12/14/2010 01:22 pm ET Updated May 25, 2011

Unlisted -- But OK

Well, that's a bummer. I was hoping the annual holiday book selection in the New Yorker would list my American Caesars: Lives of the Presidents, from Franklin D. Roosevelt to George W. Bush. The book makes, after all, a pretty good gift for a relative who's serious, reads non-fiction, and already has a cabinet of ties. At about forty pages each, it narrates both the public and private lives of the last twelve presidents; given that it's the first book of its kind since Suetonius' famous Roman tome The Twelve Caesars (which furnished the basis for Robert Graves' novel I, Claudius, also the award-winning TV series of that name, starring Derek Jacobi), it's tailor made, surely, for Hanukka-wrapping, or placing under the Christmas tree for Uncle Sam.

Mmm. Not there.

Read the subtitle, Nigel: "Reviewers' favorites from 2010."

Just because you got some wonderful TV coverage -- MSNBC's Morning Joe, with Joe Scarborough and his team talking about the book, and C-Span Booktv's After Words with Richard Norton Smith discussing it for an hour, and C-Span covering the talk you gave at your beloved local bookstore in Massachusetts -- doesn't get you on the list of "Reviewers' favorites from 2010." Not if you still haven't been reviewed by the New Yorker!

Which goes for some other newspapers and journals, too. Somehow, the book has sold miraculously well just from my TV talks and word of mouth, even getting into the top few hundred on Amazon. It's never fallen below 10,000 in sales rank out of several million in the United States, since September. But how can it ever make the holiday book lists if it isn't being reviewed by serious reviewers?

Yikes! The New Yorker reviewed my first major biography, The Brothers Mann, some thirty years ago (George Steiner); it even reviewed my little book on life writing, Biography: A Brief History, three years ago (Louis Menand). Each week the journal (my favorite) has article upon article about the primary issues addressed in American Caesars -- leadership, war, international relations, personality vs the forces of history... Why, then has it ignored the work? I see Operation Mincemeat, an old WWII chestnut in the list; I see Empires and Barbarians [medieval]; I see The Icarus Syndrome. But not American Caesars....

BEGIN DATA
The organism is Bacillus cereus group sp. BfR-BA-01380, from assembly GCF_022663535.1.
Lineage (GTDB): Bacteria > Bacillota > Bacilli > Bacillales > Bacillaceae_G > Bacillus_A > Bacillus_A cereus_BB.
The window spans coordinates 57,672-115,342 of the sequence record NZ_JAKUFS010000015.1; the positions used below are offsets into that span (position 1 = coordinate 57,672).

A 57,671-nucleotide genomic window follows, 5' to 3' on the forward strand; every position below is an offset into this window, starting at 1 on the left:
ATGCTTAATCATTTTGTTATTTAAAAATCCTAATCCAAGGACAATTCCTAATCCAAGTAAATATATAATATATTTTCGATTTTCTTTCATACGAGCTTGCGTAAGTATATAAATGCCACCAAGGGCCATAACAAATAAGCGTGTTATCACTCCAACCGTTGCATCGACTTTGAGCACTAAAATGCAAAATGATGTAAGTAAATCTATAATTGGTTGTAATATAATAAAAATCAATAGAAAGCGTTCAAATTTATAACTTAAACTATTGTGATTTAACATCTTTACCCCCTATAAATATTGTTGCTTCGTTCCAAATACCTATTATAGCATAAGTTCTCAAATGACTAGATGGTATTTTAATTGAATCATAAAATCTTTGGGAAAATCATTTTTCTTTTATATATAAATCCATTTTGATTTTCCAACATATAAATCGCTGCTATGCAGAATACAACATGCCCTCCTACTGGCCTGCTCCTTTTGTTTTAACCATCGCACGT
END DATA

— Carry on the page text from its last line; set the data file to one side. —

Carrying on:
Oh, well, I tell myself. It could be worse.


Bad reviews, of course!
Bad reviews are the bane of an author's post-publication existence. Even pre-publication, when the reviewer jumps the gun, and damns a book before it's even come out. Think of Michiko Kakutani, for example, regularly slamming poor Philip Roth -- despite his being probably the greatest living novelist and prose writer in America. He writes in a chiseled, Spartan style, beside which even Jonathan Franzen's prose sounds prolix and unnecessary -- but La Kakutani can cut Roth no slack. Better no review from her, in the New York Times, than being sicked upon by her!

The thing is: we need reviews to get the word out -- but we don't want the bad stuff, which can drive us to depression or even suicide. E.M. Forster famously said that he really wrote only for the good opinion of his friends, who he respected; but that certainly wouldn't have paid his heating bills. Most authors understand this, and are, as a result, pretty positive about each other's works. This builds a sort of credit balance for when your own next book comes out - indeed in terms of back-of-the-book pre-publication puff pieces, it has become a small, unpaid industry, as we respond to publishers' and our friends' entreaties to write a few nice lines. I remember asking my friend Edmund Morris if he'd do that for my little biography history book; he said he'd love to have a copy of the book, but didn't do "fluff." Possibly his authorized Reagan biography would have gotten better press had he been so willing -- but I respect him the more for drawing a line in the sand, at least on that score. And his publisher's advance was so humungous, after all, he didn't need to bother about press reception or sales, let alone fluffs.